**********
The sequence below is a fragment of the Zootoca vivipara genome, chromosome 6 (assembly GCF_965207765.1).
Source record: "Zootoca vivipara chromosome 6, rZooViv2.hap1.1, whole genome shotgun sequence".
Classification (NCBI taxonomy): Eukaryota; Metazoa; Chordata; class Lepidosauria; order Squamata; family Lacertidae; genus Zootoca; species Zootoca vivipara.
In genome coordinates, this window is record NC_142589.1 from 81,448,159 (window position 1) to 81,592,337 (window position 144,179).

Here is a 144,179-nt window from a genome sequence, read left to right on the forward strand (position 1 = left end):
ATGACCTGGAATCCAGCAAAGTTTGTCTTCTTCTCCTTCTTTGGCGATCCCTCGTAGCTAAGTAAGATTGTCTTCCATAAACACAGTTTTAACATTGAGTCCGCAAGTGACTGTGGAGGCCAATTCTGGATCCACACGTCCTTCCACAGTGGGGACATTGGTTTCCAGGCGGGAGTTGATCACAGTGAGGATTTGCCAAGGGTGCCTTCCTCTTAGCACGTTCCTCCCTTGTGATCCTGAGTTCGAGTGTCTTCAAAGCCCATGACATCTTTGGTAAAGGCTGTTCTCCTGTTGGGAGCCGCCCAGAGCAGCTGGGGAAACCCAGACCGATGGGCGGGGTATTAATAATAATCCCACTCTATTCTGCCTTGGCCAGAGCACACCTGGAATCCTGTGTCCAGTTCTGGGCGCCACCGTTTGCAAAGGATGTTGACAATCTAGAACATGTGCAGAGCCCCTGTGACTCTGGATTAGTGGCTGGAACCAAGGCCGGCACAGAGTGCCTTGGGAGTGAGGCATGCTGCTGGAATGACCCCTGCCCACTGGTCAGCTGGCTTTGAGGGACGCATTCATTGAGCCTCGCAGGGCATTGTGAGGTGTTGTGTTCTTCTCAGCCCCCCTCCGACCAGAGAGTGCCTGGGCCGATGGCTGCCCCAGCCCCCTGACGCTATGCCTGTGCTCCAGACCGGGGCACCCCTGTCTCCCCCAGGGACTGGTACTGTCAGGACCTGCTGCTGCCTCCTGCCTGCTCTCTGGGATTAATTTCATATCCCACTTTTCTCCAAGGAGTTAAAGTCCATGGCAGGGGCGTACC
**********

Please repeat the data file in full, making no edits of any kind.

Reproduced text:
The sequence below is a fragment of the Zootoca vivipara genome, chromosome 6 (assembly GCF_965207765.1).
Source record: "Zootoca vivipara chromosome 6, rZooViv2.hap1.1, whole genome shotgun sequence".
Classification (NCBI taxonomy): Eukaryota; Metazoa; Chordata; class Lepidosauria; order Squamata; family Lacertidae; genus Zootoca; species Zootoca vivipara.
In genome coordinates, this window is record NC_142589.1 from 81,448,159 (window position 1) to 81,592,337 (window position 144,179).

Here is a 144,179-nt window from a genome sequence, read left to right on the forward strand (position 1 = left end):
ATGACCTGGAATCCAGCAAAGTTTGTCTTCTTCTCCTTCTTTGGCGATCCCTCGTAGCTAAGTAAGATTGTCTTCCATAAACACAGTTTTAACATTGAGTCCGCAAGTGACTGTGGAGGCCAATTCTGGATCCACACGTCCTTCCACAGTGGGGACATTGGTTTCCAGGCGGGAGTTGATCACAGTGAGGATTTGCCAAGGGTGCCTTCCTCTTAGCACGTTCCTCCCTTGTGATCCTGAGTTCGAGTGTCTTCAAAGCCCATGACATCTTTGGTAAAGGCTGTTCTCCTGTTGGGAGCCGCCCAGAGCAGCTGGGGAAACCCAGACCGATGGGCGGGGTATTAATAATAATCCCACTCTATTCTGCCTTGGCCAGAGCACACCTGGAATCCTGTGTCCAGTTCTGGGCGCCACCGTTTGCAAAGGATGTTGACAATCTAGAACATGTGCAGAGCCCCTGTGACTCTGGATTAGTGGCTGGAACCAAGGCCGGCACAGAGTGCCTTGGGAGTGAGGCATGCTGCTGGAATGACCCCTGCCCACTGGTCAGCTGGCTTTGAGGGACGCATTCATTGAGCCTCGCAGGGCATTGTGAGGTGTTGTGTTCTTCTCAGCCCCCCTCCGACCAGAGAGTGCCTGGGCCGATGGCTGCCCCAGCCCCCTGACGCTATGCCTGTGCTCCAGACCGGGGCACCCCTGTCTCCCCCAGGGACTGGTACTGTCAGGACCTGCTGCTGCCTCCTGCCTGCTCTCTGGGATTAATTTCATATCCCACTTTTCTCCAAGGAGTTAAAGTCCATGGCAGGGGCGTACC